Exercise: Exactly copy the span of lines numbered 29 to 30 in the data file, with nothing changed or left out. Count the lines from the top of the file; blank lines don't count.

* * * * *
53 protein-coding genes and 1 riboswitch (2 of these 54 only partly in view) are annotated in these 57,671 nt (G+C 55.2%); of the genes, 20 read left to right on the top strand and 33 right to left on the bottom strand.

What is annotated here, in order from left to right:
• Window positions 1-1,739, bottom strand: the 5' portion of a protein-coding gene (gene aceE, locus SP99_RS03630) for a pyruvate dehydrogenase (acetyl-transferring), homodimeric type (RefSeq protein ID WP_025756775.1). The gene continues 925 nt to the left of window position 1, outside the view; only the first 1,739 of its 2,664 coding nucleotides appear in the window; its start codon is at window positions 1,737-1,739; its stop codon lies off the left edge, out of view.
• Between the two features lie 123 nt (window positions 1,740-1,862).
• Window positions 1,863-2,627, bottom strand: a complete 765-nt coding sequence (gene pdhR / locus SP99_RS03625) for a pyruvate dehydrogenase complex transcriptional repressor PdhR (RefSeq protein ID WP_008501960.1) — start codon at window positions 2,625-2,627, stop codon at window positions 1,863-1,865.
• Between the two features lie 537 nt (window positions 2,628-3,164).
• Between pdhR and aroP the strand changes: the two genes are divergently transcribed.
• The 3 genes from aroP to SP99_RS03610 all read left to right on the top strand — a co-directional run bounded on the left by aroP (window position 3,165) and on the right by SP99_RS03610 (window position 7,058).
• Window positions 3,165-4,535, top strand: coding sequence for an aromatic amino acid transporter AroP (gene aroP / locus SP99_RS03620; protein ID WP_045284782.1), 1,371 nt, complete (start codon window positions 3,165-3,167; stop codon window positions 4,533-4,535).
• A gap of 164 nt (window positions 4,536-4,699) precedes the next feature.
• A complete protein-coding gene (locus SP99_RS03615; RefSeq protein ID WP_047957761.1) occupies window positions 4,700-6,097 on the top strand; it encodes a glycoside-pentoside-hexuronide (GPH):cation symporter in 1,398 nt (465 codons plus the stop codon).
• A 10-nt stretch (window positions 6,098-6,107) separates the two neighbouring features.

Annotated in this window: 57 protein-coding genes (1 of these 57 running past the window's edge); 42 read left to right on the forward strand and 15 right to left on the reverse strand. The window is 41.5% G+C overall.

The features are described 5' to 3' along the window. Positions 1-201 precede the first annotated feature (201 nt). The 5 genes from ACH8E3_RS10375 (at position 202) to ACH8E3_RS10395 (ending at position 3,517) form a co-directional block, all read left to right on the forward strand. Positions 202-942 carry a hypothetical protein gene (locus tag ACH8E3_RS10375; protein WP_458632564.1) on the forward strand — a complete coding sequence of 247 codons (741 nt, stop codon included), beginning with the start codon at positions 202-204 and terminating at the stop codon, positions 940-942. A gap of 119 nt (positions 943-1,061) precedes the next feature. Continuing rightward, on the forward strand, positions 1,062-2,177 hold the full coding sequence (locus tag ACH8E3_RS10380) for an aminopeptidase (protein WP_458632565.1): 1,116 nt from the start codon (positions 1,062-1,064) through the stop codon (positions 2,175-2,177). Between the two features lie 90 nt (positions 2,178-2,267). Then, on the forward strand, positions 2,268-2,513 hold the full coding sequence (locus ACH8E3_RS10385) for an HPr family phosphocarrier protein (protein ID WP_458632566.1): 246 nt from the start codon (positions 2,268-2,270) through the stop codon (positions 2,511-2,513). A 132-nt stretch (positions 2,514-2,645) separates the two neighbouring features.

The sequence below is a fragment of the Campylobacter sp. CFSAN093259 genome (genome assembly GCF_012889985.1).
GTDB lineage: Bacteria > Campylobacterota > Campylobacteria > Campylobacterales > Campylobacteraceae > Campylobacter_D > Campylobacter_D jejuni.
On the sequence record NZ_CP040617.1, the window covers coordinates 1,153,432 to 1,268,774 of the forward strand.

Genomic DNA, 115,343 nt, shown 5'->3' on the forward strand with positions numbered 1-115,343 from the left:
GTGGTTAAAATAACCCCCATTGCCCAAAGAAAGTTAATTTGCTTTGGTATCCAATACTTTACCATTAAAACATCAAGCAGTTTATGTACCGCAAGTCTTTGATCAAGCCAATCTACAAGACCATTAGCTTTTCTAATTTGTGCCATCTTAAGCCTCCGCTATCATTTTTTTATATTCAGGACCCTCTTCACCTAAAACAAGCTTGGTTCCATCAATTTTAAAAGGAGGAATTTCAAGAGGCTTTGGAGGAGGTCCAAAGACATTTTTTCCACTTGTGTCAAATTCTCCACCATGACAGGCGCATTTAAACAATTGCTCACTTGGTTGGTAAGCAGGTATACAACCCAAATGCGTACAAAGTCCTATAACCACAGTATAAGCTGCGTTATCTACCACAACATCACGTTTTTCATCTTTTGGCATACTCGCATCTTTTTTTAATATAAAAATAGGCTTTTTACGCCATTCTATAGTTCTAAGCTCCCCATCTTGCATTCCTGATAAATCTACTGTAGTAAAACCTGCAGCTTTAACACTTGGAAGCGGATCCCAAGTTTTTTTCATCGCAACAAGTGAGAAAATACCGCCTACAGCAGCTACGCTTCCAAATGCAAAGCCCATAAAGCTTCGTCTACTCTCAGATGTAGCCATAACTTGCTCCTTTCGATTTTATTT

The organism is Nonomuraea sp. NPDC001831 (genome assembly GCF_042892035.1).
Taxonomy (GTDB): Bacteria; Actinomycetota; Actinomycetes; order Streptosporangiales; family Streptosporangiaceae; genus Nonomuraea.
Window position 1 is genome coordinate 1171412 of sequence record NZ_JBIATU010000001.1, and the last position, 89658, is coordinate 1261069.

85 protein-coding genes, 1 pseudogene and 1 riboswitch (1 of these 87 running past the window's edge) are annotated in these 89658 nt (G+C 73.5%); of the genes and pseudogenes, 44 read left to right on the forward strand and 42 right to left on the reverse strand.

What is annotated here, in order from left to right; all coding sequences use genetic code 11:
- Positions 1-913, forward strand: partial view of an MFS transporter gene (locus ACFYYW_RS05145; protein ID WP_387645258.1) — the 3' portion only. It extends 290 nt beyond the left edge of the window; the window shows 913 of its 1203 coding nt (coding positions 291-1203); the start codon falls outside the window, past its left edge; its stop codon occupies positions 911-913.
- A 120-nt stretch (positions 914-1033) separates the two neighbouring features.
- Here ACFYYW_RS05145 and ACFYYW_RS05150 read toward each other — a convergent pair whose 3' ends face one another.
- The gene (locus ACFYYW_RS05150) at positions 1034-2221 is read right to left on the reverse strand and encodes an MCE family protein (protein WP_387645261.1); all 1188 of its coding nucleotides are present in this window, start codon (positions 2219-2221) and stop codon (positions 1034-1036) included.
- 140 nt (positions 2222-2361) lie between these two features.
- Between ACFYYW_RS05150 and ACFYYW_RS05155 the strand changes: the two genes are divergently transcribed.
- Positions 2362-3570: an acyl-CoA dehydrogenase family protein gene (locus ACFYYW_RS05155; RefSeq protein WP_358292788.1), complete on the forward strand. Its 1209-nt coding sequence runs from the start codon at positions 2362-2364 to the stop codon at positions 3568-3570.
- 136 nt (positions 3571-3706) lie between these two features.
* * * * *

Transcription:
- 140 nt (positions 2222-2361) lie between these two features.
- Between ACFYYW_RS05150 and ACFYYW_RS05155 the strand changes: the two genes are divergently transcribed.